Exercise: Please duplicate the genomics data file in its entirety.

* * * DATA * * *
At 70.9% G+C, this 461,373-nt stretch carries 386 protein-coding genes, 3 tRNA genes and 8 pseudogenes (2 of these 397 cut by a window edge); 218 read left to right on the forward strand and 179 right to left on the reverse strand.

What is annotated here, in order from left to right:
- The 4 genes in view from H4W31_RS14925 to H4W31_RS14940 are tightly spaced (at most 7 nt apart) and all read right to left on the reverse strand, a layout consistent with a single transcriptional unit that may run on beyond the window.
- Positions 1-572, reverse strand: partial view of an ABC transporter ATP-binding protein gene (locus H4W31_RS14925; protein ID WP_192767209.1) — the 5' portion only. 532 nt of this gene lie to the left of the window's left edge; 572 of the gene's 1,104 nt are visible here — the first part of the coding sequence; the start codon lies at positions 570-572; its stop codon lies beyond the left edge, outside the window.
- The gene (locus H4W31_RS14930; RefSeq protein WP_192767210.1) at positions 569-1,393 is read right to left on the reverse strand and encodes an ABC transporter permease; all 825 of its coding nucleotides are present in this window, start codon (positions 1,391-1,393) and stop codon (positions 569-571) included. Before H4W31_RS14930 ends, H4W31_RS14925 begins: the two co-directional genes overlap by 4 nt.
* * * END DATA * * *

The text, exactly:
At 70.9% G+C, this 461,373-nt stretch carries 386 protein-coding genes, 3 tRNA genes and 8 pseudogenes (2 of these 397 cut by a window edge); 218 read left to right on the forward strand and 179 right to left on the reverse strand.

What is annotated here, in order from left to right:
- The 4 genes in view from H4W31_RS14925 to H4W31_RS14940 are tightly spaced (at most 7 nt apart) and all read right to left on the reverse strand, a layout consistent with a single transcriptional unit that may run on beyond the window.
- Positions 1-572, reverse strand: partial view of an ABC transporter ATP-binding protein gene (locus H4W31_RS14925; protein ID WP_192767209.1) — the 5' portion only. 532 nt of this gene lie to the left of the window's left edge; 572 of the gene's 1,104 nt are visible here — the first part of the coding sequence; the start codon lies at positions 570-572; its stop codon lies beyond the left edge, outside the window.
- The gene (locus H4W31_RS14930; RefSeq protein WP_192767210.1) at positions 569-1,393 is read right to left on the reverse strand and encodes an ABC transporter permease; all 825 of its coding nucleotides are present in this window, start codon (positions 1,391-1,393) and stop codon (positions 569-571) included. Before H4W31_RS14930 ends, H4W31_RS14925 begins: the two co-directional genes overlap by 4 nt.